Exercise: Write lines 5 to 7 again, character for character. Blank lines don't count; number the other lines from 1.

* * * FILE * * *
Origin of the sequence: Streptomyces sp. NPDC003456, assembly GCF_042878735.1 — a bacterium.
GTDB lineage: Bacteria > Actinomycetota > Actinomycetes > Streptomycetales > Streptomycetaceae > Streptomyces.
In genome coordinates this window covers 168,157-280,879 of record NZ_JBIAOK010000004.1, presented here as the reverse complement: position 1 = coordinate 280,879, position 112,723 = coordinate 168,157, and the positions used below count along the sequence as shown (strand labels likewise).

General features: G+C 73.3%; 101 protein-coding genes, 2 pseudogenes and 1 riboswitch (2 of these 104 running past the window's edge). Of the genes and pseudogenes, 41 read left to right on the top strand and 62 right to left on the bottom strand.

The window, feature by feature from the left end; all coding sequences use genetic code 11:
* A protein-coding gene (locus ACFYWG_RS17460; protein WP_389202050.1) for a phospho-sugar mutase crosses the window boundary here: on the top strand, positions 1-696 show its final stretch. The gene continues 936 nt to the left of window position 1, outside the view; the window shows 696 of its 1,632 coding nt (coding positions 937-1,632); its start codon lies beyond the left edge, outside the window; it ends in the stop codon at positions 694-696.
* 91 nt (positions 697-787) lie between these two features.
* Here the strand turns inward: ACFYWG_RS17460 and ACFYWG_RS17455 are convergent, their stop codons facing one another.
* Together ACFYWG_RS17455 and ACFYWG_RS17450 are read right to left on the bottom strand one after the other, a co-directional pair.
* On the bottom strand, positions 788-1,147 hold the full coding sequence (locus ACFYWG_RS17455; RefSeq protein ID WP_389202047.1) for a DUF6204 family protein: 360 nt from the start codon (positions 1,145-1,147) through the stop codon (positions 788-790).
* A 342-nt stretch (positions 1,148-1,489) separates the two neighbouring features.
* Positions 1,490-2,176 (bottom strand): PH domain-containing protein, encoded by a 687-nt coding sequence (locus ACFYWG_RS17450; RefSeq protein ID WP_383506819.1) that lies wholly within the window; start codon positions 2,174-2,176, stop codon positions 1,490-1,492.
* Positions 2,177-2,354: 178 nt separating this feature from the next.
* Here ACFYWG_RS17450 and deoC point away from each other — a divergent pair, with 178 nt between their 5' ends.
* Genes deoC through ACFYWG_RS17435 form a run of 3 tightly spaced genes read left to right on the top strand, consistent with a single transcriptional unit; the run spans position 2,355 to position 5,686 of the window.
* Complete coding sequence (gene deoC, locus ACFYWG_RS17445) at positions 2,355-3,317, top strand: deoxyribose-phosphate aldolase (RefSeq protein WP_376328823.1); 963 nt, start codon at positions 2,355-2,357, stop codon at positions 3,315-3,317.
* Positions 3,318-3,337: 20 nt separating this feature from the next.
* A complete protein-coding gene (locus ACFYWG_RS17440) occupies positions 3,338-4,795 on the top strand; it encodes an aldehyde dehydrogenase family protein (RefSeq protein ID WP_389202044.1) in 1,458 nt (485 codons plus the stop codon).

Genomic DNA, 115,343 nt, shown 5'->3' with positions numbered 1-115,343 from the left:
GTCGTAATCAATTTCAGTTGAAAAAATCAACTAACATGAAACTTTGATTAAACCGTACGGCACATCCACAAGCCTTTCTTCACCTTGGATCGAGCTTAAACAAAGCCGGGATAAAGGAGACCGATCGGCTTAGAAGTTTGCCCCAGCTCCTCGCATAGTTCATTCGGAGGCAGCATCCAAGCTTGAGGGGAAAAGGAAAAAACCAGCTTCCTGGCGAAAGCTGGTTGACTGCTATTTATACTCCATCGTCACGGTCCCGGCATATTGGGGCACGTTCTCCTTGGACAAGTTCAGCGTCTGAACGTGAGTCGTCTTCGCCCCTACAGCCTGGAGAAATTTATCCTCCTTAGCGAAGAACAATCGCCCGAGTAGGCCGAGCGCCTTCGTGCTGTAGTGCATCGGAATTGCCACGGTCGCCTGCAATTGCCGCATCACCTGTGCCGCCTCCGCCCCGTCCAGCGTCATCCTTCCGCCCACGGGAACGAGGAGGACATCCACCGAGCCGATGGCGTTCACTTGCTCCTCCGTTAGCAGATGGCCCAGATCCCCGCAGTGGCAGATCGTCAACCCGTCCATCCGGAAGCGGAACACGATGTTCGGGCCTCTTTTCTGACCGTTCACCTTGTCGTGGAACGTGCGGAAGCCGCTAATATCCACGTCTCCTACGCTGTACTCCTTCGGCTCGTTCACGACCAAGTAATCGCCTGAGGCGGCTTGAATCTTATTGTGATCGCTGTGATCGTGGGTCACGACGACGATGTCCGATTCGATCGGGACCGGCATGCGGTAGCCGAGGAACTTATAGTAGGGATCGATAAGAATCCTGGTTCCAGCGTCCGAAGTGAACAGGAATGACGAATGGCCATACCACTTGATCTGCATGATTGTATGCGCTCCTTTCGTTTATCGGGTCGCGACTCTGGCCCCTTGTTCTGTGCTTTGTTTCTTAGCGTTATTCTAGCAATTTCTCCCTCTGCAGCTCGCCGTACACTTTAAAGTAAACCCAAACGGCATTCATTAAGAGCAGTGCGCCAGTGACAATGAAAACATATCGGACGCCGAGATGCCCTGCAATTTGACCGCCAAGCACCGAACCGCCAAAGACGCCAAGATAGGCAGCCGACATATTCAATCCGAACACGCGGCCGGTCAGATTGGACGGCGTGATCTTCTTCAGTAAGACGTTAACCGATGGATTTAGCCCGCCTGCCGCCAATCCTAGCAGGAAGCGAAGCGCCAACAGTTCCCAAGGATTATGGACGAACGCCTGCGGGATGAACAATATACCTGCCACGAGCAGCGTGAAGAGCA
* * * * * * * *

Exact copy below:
The window, feature by feature from the left end; all coding sequences use genetic code 11:
* A protein-coding gene (locus ACFYWG_RS17460; protein WP_389202050.1) for a phospho-sugar mutase crosses the window boundary here: on the top strand, positions 1-696 show its final stretch. The gene continues 936 nt to the left of window position 1, outside the view; the window shows 696 of its 1,632 coding nt (coding positions 937-1,632); its start codon lies beyond the left edge, outside the window; it ends in the stop codon at positions 694-696.
* 91 nt (positions 697-787) lie between these two features.